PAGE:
2 places you’ll find Sherlock Holmes
Sherlock Holmes headlines stage plays opening this month at two Bay Area theaters, ranging from a modern adaptation of Sir Arthur Conan Doyle’s “The Hound of the Baskervilles” to a humorous, suspenseful visit to 1896 America based on a 1998 novel, “Sherlock Holmes and the Ice Palace Murders.”
A Pearland teenager, Benjamin Grygier, composed original music for the production of “The Hound of the Baskervilles,” which runs Oct. 12-Nov. 4 at Bay Area Harbour Playhouse in Dickinson.
“The music is very spooky, which fits right into the metaphysical, ‘Scooby-Doo’ aspect of the story,” said Christopher Lowe of Seabrook, who stars as Sherlock Holmes.
The show’s title character, Lowe explained, “is a giant, spectral hound” on the grounds of a British estate allegedly cursed by a pact with the devil.
“Is there really a curse or is there a perfectly rationale explanation for the murder?” asks Lowe. “Sherlock Holmes always seems to have an answer. I have loved the character since I was a kid, because he is a lot like my dad. My dad is very intelligent and observant, and he always knew the answer, no matter what my question was.”
Lowe said that Grygier’s music “sets the right tone for the play. It starts off slow and builds at just the right pace.”
Grygier, who is 19 and studies audio engineering at San Jacinto College in Pasadena, said he watched four Sherlock Holmes movies to study their musical scores.
“Each one had a different style because they were by different composers,” He said. “I wanted my main theme to be mysterious. It’s calm, then all of a sudden it becomes mysterious again, to make more of an impact.”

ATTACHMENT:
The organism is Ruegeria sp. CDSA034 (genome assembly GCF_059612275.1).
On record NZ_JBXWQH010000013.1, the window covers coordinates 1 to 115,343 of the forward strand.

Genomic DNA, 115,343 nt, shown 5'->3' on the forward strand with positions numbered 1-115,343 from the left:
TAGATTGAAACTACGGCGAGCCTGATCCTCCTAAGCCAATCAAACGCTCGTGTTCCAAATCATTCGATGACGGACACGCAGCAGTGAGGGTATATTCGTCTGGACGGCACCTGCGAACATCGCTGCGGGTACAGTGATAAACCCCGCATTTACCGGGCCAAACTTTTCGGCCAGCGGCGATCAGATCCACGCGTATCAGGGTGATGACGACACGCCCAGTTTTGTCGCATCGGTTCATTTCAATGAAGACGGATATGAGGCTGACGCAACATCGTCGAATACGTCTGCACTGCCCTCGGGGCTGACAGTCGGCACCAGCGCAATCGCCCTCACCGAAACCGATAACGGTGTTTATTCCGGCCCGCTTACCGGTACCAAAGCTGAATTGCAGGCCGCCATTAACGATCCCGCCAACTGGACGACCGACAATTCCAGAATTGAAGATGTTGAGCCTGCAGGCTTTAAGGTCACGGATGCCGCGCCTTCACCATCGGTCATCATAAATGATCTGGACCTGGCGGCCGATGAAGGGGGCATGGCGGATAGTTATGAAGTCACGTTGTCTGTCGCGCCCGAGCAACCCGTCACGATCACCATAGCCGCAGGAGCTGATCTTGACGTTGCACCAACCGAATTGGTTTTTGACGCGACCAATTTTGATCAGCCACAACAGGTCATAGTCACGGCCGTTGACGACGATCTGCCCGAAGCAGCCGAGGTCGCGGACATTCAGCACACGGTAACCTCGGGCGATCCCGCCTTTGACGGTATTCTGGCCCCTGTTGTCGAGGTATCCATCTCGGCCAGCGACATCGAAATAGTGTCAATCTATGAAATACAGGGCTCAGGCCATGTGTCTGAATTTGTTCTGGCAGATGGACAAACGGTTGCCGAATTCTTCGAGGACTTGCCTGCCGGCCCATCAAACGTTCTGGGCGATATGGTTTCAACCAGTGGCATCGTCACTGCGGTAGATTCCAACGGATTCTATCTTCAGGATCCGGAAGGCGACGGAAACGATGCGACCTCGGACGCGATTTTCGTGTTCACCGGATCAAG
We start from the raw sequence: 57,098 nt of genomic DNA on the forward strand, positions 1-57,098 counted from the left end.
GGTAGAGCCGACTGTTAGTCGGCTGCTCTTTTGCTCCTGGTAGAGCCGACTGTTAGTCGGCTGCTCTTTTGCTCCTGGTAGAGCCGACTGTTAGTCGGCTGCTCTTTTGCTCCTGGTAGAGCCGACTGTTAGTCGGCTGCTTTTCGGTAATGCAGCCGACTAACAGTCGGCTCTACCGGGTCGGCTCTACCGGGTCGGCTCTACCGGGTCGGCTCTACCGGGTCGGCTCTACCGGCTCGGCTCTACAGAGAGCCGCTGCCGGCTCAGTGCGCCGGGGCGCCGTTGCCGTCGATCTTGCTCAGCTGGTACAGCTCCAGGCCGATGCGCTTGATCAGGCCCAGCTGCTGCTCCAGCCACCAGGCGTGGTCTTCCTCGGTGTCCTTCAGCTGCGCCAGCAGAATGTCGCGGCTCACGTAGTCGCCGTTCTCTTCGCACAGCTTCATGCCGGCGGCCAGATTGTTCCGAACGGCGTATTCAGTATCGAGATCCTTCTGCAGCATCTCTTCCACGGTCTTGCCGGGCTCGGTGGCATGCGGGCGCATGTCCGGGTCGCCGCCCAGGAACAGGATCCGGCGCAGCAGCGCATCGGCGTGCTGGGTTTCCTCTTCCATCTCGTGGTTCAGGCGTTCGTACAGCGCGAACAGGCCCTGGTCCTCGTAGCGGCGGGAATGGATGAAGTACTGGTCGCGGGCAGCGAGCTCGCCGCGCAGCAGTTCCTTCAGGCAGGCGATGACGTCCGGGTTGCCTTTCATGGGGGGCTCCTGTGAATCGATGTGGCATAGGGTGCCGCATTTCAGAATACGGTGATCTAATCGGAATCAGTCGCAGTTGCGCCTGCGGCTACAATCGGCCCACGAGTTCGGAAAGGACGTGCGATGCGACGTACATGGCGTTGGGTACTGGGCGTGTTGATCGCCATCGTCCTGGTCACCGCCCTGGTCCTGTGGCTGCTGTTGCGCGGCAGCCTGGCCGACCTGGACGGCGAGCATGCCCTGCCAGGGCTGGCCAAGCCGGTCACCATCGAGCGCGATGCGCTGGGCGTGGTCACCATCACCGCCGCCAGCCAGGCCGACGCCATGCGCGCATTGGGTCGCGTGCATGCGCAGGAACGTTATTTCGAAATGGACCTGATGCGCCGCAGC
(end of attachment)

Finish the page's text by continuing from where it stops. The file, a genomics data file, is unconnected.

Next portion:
The son of Michael and Susan Grygier of Pearland began taking piano lessons seven years ago.
“Musicwise, my next project is to develop an actual album,” he said.
The composer’s father plays the character of Barrymore, the butler, in “The Hound of the Baskervilles.”
Frederic Pearl portrays Dr. John Watson, who assists Holmes in sleuthing.
Rounding out the cast are Teddy Waddell, Aleck Devon, Teresa McLemore, Kathleen Bilich, Abby Gough, Berkley Rose Pearl and Alyssa Brady.
Making his directorial debut is Brandon Allen, a 1997 graduate of Dickinson High School.
The stage manager is Stacey Pope.
Playwright Tim Kelly adapted Doyle’s early 1900s crime story with a modern setting.
My dear Watson, are we in Minnesota?
Michelle Robinson of Hitchcock directed “Sherlock Holmes and the Ice Palace Murders” for its production Oct. 19-Nov. 4 at Clear Creek Community Theatre in Nassau Bay.
“It takes place in Minnesota, of all places,” said Brian Treybig, a Kemah resident who is cast as Sherlock Holmes.
“He and Watson are in Chicago, when they decide to travel to St. Paul on a whim, and get a lesson in American crime. They also team up with an amateur private detective. The play has a lot of great humor and a great mystery. You don’t find out anything until the last few pages.”
At CCCT, Bernie Sandner of Clear Lake plays Watson. David Blystone of Pasadena portrays the amateur detective who helps with the case, which involves the disappearance of a young woman’s fiancée.
Treybig’s wife, Kristina Treybig, is cast as a Chicago policeman, an Irish police chief and a night watchman, Lars Melander. The couple, who met when they played Dr. and Mrs. Montague in an October 2015 production of “The Haunting of Hill House” at CCCT, will celebrate their first wedding anniversary at the show’s second performance.
The cast also includes James Taylor, Ellie Dolen, Mark Stanley and Mariel Rico of Clear Lake, Matt Leighton and Kara Leighton of League City and Bob Peeples of Nassau Bay.
Jeffrey Hatcher based his script on a book by Larry Millett.